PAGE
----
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Geneva Motor Show 2019: Koenigsegg Jesko Heats Up Hypercar Wars

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You can always count on Koenigsegg to come up with mind-boggling cars that are the stuff of either dreams or virtual reality games. But the Koenigsegg Jesko is not virtual. Its specifications and technology might have you believe otherwise, but it is coming your way, really fast.

Father of Koenigsegg

Following the Agera RS concluding its production run and the limited-edition Regera signing off in 2017, Koenigsegg had to fill an empty space with a new product. Of course, you can’t just start selling any other car if your firm is reputed for mind-boggling hypercars. In comes the Koenigsegg Jesko.

The heading might make you think about Christian Von Koenigsegg, the Swedish hypercar manufacturer’s founder. But I am talking about Christian’s father. He was the inspiration for the Jesko, which is named after him. Putting its latest feat rather mildly, Koenigsegg has indeed done a fine job.


Koenigsegg made sure a lot of jaws dropped at Geneva Motor Show 2019 with the amount of technology packed in the Jesko. For starters, a thundering 5.0-litre twin-turbocharged V8 sits inside the hypercar, producing 1,600hp when fed with E85 biofuel. Fill it up with regular fuel, and you still get 1,280hp. To sustain high boost pressure, Koenigsegg equipped the Jesko with an air tank and compressor that provide a 20-bar shot of air within the turbocharger system to remove turbo lag. Who would have thought of doing that?’

You know you are looking at a Koenigsegg when those helix doors hiss open.

The engine also features what Koenigsegg claims is the world’s lightest production V8 crankshaft. Weighing in at 12.5kg, it is milled from a single billet of Swedish Dievar steel. The company says vibrations are cancelled by active engine mounts similar to those found in the Regera. Connecting rods and pistons are also lighter.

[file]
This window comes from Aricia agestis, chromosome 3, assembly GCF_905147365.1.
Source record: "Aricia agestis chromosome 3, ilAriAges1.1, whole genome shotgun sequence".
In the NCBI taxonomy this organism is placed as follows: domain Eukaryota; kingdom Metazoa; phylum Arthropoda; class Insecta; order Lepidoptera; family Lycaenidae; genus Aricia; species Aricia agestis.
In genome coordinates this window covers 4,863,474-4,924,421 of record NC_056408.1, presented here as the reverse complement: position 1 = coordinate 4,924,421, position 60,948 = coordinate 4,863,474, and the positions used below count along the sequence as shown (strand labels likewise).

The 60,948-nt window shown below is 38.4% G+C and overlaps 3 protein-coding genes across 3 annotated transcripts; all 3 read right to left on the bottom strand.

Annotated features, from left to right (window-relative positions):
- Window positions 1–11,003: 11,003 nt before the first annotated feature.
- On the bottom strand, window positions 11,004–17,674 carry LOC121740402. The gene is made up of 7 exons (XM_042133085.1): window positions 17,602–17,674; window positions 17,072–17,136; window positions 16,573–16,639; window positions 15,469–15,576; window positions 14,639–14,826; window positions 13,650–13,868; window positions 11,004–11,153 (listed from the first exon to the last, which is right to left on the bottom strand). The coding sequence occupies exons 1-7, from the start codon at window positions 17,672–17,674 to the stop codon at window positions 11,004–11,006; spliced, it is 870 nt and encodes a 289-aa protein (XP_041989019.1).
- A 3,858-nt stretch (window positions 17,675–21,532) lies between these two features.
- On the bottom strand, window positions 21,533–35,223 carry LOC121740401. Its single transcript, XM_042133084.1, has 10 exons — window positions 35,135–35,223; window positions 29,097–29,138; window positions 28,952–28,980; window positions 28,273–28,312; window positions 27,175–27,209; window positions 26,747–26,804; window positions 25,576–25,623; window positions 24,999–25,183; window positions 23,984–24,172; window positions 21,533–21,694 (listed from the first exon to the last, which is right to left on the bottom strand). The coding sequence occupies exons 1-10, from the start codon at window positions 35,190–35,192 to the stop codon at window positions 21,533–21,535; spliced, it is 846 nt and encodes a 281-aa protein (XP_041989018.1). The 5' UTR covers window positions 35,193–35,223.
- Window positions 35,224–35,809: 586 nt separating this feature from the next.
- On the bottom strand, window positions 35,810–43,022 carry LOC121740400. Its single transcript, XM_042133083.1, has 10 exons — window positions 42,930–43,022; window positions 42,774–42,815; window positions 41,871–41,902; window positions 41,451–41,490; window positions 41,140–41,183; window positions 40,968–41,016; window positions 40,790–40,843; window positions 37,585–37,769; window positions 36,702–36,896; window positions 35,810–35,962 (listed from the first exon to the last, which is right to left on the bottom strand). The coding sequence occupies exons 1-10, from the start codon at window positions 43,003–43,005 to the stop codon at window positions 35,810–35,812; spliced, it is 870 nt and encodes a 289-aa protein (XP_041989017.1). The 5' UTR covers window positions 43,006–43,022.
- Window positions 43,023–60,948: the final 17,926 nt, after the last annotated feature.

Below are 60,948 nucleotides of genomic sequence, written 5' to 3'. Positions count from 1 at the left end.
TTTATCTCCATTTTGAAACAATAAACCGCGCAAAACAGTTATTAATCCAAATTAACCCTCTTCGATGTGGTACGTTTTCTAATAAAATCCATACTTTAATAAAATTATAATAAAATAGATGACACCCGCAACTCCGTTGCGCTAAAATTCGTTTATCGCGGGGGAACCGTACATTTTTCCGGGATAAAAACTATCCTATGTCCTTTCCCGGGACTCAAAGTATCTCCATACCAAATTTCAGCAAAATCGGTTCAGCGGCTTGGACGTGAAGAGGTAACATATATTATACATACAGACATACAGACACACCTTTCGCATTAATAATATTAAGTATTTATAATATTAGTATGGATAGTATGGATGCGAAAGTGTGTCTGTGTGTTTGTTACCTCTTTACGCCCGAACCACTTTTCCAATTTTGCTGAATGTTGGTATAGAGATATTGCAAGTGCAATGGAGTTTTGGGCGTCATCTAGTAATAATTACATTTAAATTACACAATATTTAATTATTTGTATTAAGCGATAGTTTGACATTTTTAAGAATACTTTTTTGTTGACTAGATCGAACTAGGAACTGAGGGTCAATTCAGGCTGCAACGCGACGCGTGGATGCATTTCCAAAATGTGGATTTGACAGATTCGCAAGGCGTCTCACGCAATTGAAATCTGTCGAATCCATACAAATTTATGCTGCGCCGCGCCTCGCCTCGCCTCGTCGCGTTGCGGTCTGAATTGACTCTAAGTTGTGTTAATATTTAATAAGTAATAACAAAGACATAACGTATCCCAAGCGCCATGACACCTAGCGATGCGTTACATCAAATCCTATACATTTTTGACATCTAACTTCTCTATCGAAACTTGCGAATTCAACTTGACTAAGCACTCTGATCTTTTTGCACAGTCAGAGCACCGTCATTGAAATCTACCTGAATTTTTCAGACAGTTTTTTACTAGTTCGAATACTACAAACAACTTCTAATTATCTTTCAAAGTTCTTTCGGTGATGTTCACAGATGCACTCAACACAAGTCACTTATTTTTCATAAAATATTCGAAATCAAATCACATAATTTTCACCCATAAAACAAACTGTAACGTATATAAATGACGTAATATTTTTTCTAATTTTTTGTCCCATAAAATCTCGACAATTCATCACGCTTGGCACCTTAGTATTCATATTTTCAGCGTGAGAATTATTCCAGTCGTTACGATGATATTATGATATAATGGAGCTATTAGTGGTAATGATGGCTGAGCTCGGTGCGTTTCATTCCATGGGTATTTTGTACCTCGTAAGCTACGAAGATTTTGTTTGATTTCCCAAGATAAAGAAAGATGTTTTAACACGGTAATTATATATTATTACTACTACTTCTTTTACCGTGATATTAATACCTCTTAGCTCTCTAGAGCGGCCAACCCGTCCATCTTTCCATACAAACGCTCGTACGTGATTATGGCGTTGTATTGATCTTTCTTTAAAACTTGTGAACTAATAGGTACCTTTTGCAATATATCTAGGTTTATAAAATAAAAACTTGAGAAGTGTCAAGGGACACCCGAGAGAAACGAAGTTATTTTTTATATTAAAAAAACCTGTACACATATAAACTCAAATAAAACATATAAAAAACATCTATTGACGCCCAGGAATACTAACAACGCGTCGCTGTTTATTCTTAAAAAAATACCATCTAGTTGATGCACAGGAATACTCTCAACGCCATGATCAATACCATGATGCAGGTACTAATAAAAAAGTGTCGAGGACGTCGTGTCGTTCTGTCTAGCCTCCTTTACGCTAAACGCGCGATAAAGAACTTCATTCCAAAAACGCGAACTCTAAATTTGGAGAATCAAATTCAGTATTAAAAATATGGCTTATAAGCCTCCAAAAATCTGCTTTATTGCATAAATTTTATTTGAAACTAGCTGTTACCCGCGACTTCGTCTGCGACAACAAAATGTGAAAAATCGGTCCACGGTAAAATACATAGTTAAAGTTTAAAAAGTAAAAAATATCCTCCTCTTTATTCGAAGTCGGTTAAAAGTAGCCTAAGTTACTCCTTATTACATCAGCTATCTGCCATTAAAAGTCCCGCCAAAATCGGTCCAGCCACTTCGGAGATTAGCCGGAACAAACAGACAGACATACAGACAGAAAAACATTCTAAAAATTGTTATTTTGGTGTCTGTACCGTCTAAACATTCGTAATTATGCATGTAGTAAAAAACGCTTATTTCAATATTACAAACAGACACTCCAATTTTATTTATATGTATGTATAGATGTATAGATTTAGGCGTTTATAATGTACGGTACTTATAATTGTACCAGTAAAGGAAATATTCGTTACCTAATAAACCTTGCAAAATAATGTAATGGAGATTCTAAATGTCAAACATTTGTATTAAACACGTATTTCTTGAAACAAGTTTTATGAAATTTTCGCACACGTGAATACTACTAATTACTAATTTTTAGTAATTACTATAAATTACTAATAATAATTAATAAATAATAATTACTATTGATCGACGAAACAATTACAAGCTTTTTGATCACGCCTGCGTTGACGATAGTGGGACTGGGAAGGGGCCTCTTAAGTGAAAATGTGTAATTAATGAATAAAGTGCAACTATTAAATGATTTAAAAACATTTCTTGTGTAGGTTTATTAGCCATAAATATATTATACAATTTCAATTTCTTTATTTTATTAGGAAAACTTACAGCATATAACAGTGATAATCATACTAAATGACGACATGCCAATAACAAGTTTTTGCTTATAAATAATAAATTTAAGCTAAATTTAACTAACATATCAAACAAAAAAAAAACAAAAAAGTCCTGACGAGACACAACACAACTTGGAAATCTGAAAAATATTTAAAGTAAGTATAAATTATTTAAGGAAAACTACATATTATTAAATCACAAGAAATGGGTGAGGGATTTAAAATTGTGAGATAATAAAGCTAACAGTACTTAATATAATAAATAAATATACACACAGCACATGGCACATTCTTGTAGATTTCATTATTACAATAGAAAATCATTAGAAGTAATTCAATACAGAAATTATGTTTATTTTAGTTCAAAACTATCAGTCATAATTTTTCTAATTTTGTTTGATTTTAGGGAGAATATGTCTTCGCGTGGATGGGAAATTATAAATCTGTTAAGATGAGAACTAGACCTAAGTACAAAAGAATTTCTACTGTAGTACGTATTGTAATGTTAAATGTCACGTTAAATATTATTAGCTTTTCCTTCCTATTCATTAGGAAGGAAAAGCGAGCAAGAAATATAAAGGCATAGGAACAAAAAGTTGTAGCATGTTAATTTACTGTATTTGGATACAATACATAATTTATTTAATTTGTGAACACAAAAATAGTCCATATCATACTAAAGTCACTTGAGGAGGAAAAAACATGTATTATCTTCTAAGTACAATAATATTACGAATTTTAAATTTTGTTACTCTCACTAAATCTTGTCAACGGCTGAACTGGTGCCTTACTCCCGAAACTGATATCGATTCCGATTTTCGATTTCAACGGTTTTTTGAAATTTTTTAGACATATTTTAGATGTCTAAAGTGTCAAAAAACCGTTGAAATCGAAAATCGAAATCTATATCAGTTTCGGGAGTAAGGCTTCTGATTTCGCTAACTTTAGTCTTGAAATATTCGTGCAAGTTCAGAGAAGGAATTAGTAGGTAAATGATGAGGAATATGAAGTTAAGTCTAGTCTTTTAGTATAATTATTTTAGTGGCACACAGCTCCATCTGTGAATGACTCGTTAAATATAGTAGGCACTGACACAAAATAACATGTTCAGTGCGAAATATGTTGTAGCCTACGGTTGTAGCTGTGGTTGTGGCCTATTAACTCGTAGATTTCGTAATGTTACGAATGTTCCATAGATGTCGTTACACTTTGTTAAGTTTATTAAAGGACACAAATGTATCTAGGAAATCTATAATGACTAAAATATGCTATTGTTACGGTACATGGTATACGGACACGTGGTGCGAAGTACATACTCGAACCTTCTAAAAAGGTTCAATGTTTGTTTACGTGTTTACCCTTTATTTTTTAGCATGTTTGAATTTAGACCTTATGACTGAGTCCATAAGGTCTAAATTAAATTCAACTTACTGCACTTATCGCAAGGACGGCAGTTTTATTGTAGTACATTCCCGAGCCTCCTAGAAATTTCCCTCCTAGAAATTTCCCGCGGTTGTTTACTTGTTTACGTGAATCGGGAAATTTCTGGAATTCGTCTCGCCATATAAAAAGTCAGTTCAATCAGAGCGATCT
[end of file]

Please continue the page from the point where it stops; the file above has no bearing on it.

Next up is another new transmission from Koenigsegg. It is a nine-speed gearbox with a total of seven clutches! One can’t help but wonder about the extreme ends of Koenigsegg transmission design. While the Regera had a gearless direct drive transmission, there are more clutches on Jesko than Ferrari fits in its entire lineup.

The reason for having seven clutches for a nine-speed gearbox is actually logical. Instead of going sequentially through adjacent gears like a traditional dual-clutch system, you can drop as many gears as you want straightaway and let one of the seven clutches hold the wheels in check as a new cog slots in on the drivetrain. You access this “optimal gear selection” by clicking the shift paddle with extra force. A light click will slot you into the next gear.

Contrary to expectations, this seven-clutch gearbox is significantly lighter than DCTs because it eliminates the need for synchro rings. But the Koenigsegg Jesko is not done blowing you away with its technology.

Minor tweaks, major differences

A new carbon fibre monocoque, larger in length and height than the Regera’s, unlocks more interior space. The Jesko carries over Regera’s suspension setup but has improvements made to it. Adjustable Ohlins dampers at all four ends are up to the job of keeping the car glued to tarmac. Wheels are lightweight carbon fibre units wrapped in Michelin Pilot Sport Cup 2 tyres. And honestly speaking, there is no missing the obscenely huge spoiler that gives the Koenigsegg Jesko an unmistakable silhouette.

This angle is where you can see the spoiler’s impressive span.

Koenigsegg claims the Jesko generates 30 percent more downforce than the stupendous One:1 at 250kph. The active spoiler helps, along with active underbody flaps, and a massive splitter. So much technology still does not weigh a lot, with the Jesko tipping the scales at 1,419kg dry. Seeing as this definitely is the standard Jesko, I can hardly wait for what Koenigsegg is calling the Jesko 300. The number is a target for the company to achieve, for it represents the car’s top speed: 300mph or 482kph.  Are you beginning to get impressed by the Koenigsegg Jesko now?

Finally, you can stow away the roof, and a five-inch colour screen mounted directly on the steering wheel serves as the instrument cluster. A nine-inch infotainment system with Bluetooth, USB, wireless phone charging and a top-view camera is standard, updated over the air regularly via Koenigsegg Cloud. If you are missing the good old analogue days, Koenigsegg satisfies you in that regard with an analogue G meter as well. Could a car be any more perfect?

Prices for Koenigsegg Jesko begin at $3 million, and only 125 will ever be built. At the time of publishing this story, 80 had already found new homes. If you have that much cash to spare and are in the market for a futuristic hypercar that has the makings of a future benchmark, hurry up and get your Jesko!

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